Elisha Coles (1608?–1688) was an English college servant and official in the University of Oxford, known as the author of a Calvinist theological work.
Originally in trade in London, Coles had by 1651 moved Oxford, on 23 May of the year acting as deputy-registrar to the parliamentary visitors there, in the absence of Ralph Austen, the registrar. In 1657 Coles became steward of Magdalen College, through the favour of Thomas Goodwin, the intruded President, and was also manciple of Magdalen Hall. He was also active on the committee for "scandalous ministers" for Oxfordshire, with Joshua Cross and John Palmer who were intruded heads of house in the university.
Coles lost his posts after the Restoration of 1660. He obtained a place as clerk to the East India Company. According to Anthony Wood, Coles "died in his house in Scalding Alley, near the Stocks Market in London, about 28 Oct. 1688, aged eighty years or more".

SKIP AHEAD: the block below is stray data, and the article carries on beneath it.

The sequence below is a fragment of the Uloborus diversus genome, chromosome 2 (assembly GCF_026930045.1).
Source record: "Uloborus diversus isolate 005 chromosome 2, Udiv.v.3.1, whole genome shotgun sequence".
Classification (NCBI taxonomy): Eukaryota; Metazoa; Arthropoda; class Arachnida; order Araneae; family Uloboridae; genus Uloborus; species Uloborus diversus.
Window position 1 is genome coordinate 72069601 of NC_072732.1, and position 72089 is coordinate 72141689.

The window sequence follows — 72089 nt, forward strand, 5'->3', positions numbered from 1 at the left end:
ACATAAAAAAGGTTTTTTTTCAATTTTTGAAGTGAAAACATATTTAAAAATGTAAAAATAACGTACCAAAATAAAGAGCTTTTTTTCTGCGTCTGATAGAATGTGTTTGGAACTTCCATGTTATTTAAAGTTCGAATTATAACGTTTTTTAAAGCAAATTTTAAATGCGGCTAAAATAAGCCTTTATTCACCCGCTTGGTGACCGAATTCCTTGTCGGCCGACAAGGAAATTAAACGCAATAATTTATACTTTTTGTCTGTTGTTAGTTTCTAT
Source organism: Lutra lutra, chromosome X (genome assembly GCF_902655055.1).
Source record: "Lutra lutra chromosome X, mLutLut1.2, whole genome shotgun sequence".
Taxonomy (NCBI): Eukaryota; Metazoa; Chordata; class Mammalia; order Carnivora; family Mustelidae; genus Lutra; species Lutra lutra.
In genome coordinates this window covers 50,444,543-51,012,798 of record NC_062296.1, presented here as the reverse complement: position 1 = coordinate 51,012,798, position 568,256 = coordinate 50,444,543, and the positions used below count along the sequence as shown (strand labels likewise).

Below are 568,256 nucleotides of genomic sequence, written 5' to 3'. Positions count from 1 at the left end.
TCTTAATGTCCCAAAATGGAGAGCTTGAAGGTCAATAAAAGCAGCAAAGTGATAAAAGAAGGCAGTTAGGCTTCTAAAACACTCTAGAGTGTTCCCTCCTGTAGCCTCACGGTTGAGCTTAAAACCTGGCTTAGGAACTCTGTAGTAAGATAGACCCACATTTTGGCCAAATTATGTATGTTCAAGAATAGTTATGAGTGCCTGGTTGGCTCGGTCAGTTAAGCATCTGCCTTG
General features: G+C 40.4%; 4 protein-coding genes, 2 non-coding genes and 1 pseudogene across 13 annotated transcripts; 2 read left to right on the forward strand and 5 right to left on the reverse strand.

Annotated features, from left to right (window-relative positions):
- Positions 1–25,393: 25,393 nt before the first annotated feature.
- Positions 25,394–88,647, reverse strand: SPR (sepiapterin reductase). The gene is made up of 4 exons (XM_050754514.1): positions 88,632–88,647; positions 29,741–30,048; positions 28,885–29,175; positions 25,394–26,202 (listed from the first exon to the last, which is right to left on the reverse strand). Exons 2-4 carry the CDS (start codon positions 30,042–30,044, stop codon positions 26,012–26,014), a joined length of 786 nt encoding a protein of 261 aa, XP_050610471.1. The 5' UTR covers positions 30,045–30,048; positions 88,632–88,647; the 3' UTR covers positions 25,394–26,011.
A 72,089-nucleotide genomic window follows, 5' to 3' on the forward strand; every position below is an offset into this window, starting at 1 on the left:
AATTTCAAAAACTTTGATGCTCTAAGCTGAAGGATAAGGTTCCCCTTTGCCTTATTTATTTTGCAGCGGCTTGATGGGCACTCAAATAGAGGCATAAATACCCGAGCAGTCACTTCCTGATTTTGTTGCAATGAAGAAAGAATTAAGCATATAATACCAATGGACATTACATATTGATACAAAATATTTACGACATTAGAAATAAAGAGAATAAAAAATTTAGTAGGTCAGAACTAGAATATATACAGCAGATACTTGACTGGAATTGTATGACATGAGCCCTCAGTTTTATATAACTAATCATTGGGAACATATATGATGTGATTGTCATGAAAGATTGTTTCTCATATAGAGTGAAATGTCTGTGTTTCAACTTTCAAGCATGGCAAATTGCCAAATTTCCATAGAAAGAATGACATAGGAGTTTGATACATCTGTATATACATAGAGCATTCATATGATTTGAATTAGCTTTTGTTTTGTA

Coles wrote A Practical Discourse of God's Sovereignty: with other Material Points deriving thence, London, printed by Ben Griffin for E. C., 1673. It enjoyed popularity among English Dissenters, and went through numerous editions. The third impression (1678) was preceded by recommendatory epistles from Thomas Goodwin and other well-known Puritan divines. Andrew Kippis wrote that reading this book at the age of 14 convinced him, contrary to its intention, of the illogical character of Calvinism.
By his wife, Elizabeth, Coles had a son, Elisha, whom he apprenticed. Elisha Coles the lexicographer was not this son, but a nephew. The son or the nephew published rhymes entitled Χριστολογία, or a Metrical Paraphrase on the History of our Lord and Saviour Jesus Christ; the Oxford Dictionary of National Biography suspends judgement.